On the 9th November 2016 the European Commission proposed to defer the date of application of Regulation (EU) N. 1286/2014 (KIDs for PRIIPS) by 12 months (i.e. 31 December 2017) in order to reduce the legal uncertainty and give more time to PRIIPs’ manufacturer to prepare for the application of the new rules. This proposal is going to be examined and formalized by next 19th December 2016. The European Supervisory Authorities (ESAs: EIOPA, EBA, ESMA) are reviewing the Regulatory Technical Standards (RTS) in six weeks and are proposing a draft version to the European Commission, that will approve them by half year 2017.
The Regulation (EU) N. 1286/2014 of the European Parliament and of the Council (dated 26 November 2014 and concerning the Key Information Documents for Packaged Retail and Insurance-based Investment Products) introduced a series of measures aimed at enhancing investors’ protection and restoring consumers trust in the financial service industry after the financial crisis.
To be compliant to the Regulation, the product manufacturers and the distributors are required to create, maintain and distribute a large volume of Key Information Documents (KIDs) for retail customers. The disclosed information should enable the investors to better understand the economic nature and risk of a particular product and to allow for a comparison of different offers.
The Regulation (EU) N. 1286/2014 set the form and content of the KID, but all the technical features (standardized format, methodology underpinning the presentation of risk, calculation of costs, frequency to review the information) were specified by the ESAs in the Regulatory Technical Standards (RTS), submitted as a draft and then endorsed by the European Commission on the 30th June 2016, with the release of the Commission Delegated Regulation.
Although the European Council did not raise any objection during the scrutiny period, on the 30th August 2016 the Members of the European Parliament proposed to reject the detailed specifications RTS. The motion was largely approved on the 14th of September 2016 by the European Parliament, that rejected the Commission Delegated Regulation, asking the Commission to review the provisions related to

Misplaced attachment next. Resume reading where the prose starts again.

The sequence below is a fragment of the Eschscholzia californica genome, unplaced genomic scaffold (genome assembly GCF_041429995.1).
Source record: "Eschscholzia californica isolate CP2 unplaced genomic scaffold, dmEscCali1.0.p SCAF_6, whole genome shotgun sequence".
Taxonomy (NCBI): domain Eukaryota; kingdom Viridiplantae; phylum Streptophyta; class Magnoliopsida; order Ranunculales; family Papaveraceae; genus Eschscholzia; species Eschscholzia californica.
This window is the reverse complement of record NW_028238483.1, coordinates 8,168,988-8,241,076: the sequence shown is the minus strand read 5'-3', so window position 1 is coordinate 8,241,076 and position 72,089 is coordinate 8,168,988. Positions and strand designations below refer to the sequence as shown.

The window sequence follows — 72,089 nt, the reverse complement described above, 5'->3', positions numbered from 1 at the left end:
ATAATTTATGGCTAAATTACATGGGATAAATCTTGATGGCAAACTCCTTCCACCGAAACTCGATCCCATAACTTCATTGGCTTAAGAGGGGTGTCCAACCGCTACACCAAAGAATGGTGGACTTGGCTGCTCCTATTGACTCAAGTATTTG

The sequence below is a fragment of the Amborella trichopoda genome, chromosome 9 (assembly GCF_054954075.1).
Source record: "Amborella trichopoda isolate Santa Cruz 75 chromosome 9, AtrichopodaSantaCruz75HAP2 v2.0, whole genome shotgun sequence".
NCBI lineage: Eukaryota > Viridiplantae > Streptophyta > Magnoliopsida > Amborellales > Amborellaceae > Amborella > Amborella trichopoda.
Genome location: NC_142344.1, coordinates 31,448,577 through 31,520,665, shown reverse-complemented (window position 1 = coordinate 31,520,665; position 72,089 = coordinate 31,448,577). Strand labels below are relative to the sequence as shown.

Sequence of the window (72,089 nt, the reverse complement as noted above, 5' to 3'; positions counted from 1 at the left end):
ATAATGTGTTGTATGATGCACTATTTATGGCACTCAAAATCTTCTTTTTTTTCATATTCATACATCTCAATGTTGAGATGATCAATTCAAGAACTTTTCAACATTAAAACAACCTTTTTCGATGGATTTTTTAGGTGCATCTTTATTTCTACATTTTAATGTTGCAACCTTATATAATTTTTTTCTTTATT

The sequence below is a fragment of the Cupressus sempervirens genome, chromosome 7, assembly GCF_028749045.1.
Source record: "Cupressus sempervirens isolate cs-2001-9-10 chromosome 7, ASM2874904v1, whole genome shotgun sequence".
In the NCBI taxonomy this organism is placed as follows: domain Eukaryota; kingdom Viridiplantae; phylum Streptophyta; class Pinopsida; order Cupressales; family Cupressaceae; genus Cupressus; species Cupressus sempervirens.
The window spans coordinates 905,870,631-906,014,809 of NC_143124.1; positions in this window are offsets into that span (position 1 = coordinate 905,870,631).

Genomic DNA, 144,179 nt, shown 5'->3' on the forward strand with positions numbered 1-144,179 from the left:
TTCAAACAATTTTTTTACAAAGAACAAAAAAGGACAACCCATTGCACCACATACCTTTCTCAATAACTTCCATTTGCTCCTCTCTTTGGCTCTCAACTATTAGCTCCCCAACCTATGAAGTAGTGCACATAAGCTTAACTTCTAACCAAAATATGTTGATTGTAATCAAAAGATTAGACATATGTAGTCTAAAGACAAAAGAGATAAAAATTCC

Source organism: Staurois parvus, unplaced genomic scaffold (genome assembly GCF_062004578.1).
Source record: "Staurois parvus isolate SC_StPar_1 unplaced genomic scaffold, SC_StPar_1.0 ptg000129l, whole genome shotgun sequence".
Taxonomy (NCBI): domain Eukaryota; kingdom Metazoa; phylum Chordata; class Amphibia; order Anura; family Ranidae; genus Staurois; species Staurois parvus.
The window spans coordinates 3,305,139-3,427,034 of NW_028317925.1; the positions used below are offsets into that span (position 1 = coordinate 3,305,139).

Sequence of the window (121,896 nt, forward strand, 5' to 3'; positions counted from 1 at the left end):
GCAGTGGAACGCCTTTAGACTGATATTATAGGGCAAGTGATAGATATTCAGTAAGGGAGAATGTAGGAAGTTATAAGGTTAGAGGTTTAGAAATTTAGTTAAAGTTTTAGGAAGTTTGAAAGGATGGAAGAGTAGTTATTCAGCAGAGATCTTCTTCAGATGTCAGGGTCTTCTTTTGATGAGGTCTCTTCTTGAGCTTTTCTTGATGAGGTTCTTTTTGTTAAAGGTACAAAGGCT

– multi-option products
one main issue concerns the multi-option product (e.g. segregated fund + unit linked) where the regulation prescribes either to produce one single KID for the whole product with an annex describing all the options or to produce one KID for each option: the latter is generally too burdensome, while the risk of adopting the former is to be too generic in defining the risk, cost and performance of too different options are collapsed together
– performance scenarios
it’s a very important section of the KID, where the expected future performance of the PRIIP is shown at the maturities (1, half-holding period and holding period) at three different quantiles of its distribution: 25%, 50% and 75%. The quantiles correspond to an unfavourable, moderate and favourable state of the world. This way of expressing the performances has been claimed to be misleading by eight asset management groups as, they say, it does not warn the investors on the possibility of losing money